» Archive for: March, 2013

The fifth SRI/DRS session on Why Sex Counts brought to the fore the tensions at the heart of the Development Research Series this spring.
Ramzy Qumsieh spoke about queer activism in Palestine bringing out a number of debates among queer
activists in Palestine in their own analysis and strategic choice on how to respond to different mainstream approaches to homosexuality – from choosing to ignore religious and ethical homophobia to questioning liberal tolerance. He pointed out the need for interconnectedness of the queer issue with other political and social oppressions of the daily life of Palestine people living under occupation. In a very nuanced talk he illustrated the need for a situated standpoint on what it is to be gay in Palestine.
The political nature of the talk – on all levels – from the personal reflections on how difficult it is to be queer in a society that does not opening speak about sexuality of any sort –  to how to resist Israeli pink washing  proved fascinating. www.palestinelink.eu/ Tellingly, the talk attracted an audience from outside the ISS with 6 members of the Dutch Zionist organization attending. This mixed audience led to a strong debate – illustrating again why talking about sex is important in order to understand its
strong relationship to social and political development issues and how sexuality cannot be viewed as
an apolitical personal choice in any society. 

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The Sexuality Research Initiative (SRI)  celebrated  International Women’s Day on March 8 with a Development Research Series SRI panel ‘Why Sex Counts’ on ‘feminisms, gender and sexualities’. Saskia Wieringa, UVA, Gé Meulmeester (ATRIA) and Gemma Andriessen, HIVOS led the discussion with Silke Heumann chairing.

The lively dialogue with around 40 people started from the  personal experience of the panel – as feminists, engaged in research and activism around gender equality, rights of transgender and identity issues. It then moved to a series of questions and answers from the audience as the dialogue reflected on the panelists’ contributions and considered the larger academic and activist debates in and around feminism and sexualities. The dialogue reflected on how feminism, gender equality and the right to sexual freedom matter for all people’s lives. The discussion looked closely at what are the ‘legitimate’ subjects and goals of feminism. Participants explored questions around how patriarchy and heteronormativity shape our different cultures and lives.  Examples were given from Asia and Africa, Europe and the US. Other questions raised how do we move beyond gender binaries, normative assumptions about gender? How do we view the family and legal constraints to sexual freedom in different contexts?  How has the human rights discourse helped or hindered women (and men and others) in pursuing sexual expression for pleasure in safe and healthy ways? The different histories of northern and southern feminisms, the varied concepts of what is normative for women and men’s sexuality, the family and society emerged reflecting the diversity of the audience. Lastly the question of what feminism means in different histories and cultures was raised – with again many different answers and concerns that touched on issues of inclusion, rights, self-expression, collaboration and justice.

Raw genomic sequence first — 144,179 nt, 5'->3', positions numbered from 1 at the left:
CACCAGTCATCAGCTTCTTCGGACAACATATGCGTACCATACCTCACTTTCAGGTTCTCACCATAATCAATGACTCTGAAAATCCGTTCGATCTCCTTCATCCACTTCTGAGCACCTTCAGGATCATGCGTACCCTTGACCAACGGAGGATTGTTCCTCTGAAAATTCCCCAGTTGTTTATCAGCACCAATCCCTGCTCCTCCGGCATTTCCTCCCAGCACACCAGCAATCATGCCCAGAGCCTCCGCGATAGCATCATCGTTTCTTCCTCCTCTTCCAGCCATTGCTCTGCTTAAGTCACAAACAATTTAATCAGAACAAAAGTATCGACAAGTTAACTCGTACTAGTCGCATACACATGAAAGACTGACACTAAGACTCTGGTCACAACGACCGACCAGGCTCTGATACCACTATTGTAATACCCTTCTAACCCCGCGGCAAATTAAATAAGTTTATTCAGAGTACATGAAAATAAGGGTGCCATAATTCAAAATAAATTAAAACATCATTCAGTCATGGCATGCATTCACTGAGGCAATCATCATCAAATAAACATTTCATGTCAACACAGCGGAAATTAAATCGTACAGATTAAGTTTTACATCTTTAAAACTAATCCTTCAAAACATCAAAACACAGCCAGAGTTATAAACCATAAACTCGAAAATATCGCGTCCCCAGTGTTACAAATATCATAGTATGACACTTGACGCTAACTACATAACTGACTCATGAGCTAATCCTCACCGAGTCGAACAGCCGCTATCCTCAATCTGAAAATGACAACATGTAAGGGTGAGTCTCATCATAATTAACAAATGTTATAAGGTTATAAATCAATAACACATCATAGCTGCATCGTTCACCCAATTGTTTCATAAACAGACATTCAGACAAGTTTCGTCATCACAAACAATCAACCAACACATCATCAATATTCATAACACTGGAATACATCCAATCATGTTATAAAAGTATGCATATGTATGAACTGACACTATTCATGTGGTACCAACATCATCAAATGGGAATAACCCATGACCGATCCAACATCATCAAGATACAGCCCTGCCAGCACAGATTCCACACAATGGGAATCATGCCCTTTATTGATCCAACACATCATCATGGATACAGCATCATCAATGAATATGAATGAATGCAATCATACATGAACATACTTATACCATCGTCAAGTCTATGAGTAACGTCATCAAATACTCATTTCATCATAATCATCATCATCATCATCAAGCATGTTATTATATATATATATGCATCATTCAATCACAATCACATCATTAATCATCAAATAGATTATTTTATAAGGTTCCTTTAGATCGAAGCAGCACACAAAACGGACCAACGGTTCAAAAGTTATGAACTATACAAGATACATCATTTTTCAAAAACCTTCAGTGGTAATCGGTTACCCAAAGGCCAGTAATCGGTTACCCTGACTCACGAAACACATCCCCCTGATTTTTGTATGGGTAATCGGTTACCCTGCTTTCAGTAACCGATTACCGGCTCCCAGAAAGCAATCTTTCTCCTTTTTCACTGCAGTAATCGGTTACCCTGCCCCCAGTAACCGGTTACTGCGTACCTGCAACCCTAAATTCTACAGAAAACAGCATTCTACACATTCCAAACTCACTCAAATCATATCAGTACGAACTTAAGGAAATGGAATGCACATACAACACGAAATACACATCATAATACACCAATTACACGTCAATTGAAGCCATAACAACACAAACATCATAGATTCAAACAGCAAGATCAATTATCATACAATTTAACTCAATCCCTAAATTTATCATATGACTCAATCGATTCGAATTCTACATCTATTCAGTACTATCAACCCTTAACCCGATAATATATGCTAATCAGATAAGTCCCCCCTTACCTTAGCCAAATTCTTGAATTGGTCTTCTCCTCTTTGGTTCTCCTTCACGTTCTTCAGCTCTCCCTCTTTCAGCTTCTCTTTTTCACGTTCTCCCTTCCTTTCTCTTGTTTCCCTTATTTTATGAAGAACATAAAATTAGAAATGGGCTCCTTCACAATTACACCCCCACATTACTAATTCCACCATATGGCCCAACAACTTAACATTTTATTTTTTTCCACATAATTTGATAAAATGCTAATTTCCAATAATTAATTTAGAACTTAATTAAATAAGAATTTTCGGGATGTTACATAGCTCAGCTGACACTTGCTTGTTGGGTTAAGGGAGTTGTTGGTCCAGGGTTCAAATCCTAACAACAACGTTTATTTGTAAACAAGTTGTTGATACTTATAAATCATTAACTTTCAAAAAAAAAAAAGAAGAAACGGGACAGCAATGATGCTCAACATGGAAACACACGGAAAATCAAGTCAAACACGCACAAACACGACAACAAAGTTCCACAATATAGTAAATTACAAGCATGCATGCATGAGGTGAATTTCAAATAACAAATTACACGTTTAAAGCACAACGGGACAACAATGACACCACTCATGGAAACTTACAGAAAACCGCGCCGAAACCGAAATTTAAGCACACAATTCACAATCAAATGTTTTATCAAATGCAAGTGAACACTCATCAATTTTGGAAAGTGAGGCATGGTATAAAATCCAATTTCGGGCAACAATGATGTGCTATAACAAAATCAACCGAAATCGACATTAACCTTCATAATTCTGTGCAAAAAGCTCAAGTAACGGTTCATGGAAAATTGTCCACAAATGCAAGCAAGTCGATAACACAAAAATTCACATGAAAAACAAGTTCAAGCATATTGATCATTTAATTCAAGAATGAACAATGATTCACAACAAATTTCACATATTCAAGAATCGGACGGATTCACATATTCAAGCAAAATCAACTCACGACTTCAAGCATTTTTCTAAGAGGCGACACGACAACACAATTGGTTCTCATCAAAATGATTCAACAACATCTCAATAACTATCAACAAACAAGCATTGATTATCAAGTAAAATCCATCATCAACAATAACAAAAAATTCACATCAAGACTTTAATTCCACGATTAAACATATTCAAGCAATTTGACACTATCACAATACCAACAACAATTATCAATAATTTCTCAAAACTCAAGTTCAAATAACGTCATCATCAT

International Institute of Social Studies

CIRI aims to scale up and identify synergies between existing research at ISS on civic agency and change agents, as drivers of societal change and development. This blog is a forum on which to share and discuss themes and issues which fall within the broad framework of the programme.

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